Europe's "oldest living inhabitant" is a tree in Greece — and it sprouted in 941

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Oh, if trees could talk. 

Grandmother Willow dished out some sage advice.  Giphy

Scientists discovered a Bosnian pine in northern Greece that is more than a millennium old, making it the oldest known living tree in Europe, according to Stockholm University. The tree, just a wee seedling in 941, is now dated to be more than 1,075 years old.

The team — a group of scientists from Stockholm University, the University of Mainz and the University of Arizona —  named the tree Adonis, the Greek god of beauty and desire. New life goal: age like Adonis. 

Scientific importance: The hope is that Adonis, which was discovered along with more than a dozen other trees of millennial age in the Pindos mountains, will provide scientists with a historical account of the conditions of the climate and environment of the region dating back over one thousand years. 

Adonis, the Jeanne Calment of trees, has lived through a whole fucking lot, Stockholm University notes — the peak of the Byzantine Empire, Gutenberg's printing press, Isaac Newton's formulation of the Laws on Motion, World War II and the introduction of ice cream in Europe.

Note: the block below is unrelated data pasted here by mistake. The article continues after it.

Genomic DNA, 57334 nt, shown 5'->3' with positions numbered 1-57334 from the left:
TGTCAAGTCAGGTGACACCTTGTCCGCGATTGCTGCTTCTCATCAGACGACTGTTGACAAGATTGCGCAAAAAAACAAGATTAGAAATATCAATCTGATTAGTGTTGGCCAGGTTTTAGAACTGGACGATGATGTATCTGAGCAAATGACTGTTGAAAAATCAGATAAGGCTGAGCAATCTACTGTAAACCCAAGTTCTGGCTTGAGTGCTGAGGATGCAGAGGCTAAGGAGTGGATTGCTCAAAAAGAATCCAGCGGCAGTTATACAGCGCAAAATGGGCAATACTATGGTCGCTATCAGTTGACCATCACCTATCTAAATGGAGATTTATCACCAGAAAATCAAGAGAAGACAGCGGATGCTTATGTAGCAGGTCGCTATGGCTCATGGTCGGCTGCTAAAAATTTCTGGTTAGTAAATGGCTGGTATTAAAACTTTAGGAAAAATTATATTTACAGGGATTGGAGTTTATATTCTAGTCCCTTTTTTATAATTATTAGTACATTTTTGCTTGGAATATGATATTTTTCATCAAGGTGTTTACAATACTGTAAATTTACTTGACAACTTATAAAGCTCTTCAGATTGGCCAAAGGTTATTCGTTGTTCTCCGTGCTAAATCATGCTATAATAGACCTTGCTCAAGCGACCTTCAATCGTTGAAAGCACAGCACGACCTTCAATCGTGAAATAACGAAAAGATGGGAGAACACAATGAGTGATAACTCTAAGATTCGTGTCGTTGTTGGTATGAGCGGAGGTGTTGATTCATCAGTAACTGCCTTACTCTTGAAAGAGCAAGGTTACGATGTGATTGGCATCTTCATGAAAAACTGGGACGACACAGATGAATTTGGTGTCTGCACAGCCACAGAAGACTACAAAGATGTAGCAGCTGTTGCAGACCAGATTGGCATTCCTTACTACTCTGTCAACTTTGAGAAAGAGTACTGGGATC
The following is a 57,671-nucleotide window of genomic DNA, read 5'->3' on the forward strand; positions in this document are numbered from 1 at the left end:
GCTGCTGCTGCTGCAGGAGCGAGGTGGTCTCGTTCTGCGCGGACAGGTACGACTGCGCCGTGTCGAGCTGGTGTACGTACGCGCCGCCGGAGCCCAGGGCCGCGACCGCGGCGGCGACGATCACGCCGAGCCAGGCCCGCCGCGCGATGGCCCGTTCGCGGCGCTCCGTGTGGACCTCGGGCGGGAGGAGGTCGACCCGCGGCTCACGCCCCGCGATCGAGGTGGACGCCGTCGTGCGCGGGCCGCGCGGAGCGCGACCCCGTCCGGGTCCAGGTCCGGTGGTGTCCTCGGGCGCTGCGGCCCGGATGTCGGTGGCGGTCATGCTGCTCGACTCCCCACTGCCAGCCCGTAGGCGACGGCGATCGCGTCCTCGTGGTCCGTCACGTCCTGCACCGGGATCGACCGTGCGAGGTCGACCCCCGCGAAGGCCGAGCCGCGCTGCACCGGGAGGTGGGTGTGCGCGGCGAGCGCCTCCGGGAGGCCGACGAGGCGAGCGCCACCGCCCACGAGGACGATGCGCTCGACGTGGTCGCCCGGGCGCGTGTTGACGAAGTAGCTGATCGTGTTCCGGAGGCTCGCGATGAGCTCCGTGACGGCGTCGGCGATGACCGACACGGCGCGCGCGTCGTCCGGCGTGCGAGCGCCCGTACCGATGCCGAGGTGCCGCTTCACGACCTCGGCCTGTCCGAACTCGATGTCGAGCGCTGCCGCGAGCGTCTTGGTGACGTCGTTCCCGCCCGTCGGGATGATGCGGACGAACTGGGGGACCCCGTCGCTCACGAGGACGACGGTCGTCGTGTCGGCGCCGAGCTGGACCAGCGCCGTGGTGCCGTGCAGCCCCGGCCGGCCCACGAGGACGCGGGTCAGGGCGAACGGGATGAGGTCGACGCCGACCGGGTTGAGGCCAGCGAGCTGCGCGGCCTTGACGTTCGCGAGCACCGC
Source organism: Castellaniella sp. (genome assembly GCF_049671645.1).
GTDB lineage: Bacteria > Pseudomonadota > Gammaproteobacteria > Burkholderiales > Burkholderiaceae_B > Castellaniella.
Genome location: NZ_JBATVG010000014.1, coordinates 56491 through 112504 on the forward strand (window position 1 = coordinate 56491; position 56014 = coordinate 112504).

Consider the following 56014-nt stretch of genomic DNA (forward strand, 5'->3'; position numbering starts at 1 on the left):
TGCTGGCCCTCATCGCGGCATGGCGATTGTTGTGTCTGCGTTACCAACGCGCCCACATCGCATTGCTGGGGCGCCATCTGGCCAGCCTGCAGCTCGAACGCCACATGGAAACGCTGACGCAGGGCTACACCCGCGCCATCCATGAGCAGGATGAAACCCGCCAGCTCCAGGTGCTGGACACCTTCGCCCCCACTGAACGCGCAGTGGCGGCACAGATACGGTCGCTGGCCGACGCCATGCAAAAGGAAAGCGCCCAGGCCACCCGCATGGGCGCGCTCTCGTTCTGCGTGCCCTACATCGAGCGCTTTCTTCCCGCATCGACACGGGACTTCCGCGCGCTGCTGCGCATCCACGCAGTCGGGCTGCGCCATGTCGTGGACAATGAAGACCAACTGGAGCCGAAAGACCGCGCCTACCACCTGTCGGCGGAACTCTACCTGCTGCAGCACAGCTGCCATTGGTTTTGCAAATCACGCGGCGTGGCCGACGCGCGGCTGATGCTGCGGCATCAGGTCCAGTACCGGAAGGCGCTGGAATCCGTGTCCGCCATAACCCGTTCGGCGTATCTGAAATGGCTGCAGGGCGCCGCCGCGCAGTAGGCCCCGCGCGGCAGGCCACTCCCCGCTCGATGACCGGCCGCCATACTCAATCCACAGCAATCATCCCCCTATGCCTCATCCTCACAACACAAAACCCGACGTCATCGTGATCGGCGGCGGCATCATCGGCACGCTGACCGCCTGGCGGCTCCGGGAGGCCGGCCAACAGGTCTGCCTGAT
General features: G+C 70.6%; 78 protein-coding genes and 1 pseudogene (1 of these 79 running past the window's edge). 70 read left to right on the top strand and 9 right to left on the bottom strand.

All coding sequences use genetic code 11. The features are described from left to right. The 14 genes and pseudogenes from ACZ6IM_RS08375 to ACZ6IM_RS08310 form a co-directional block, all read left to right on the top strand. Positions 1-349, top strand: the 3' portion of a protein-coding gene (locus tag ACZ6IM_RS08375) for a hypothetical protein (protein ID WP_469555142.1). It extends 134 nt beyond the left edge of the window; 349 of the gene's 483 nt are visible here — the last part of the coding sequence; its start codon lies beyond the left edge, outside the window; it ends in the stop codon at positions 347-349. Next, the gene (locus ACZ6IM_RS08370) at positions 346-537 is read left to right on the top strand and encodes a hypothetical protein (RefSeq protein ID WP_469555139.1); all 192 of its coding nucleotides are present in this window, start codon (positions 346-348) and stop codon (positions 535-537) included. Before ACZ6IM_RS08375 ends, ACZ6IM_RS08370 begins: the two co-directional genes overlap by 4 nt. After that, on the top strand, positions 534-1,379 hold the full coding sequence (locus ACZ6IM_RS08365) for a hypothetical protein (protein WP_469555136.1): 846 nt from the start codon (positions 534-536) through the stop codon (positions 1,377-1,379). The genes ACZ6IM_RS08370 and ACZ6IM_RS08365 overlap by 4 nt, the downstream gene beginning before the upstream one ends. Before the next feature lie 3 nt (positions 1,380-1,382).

"I am impressed, in the context of Western civilization, all the human history that has surrounded this tree; all the empires, the Byzantine, the Ottoman, all the people living in this region. So many things could have led to its demise. Fortunately, this forest has been basically untouched for over a thousand years," Paul J. Krusic, Swedish dendrochronologist and leader of the team that discovered Adonis, told Stockholm University. 

Ah, the wonders Mother Nature can reveal when untouched by us savage humans.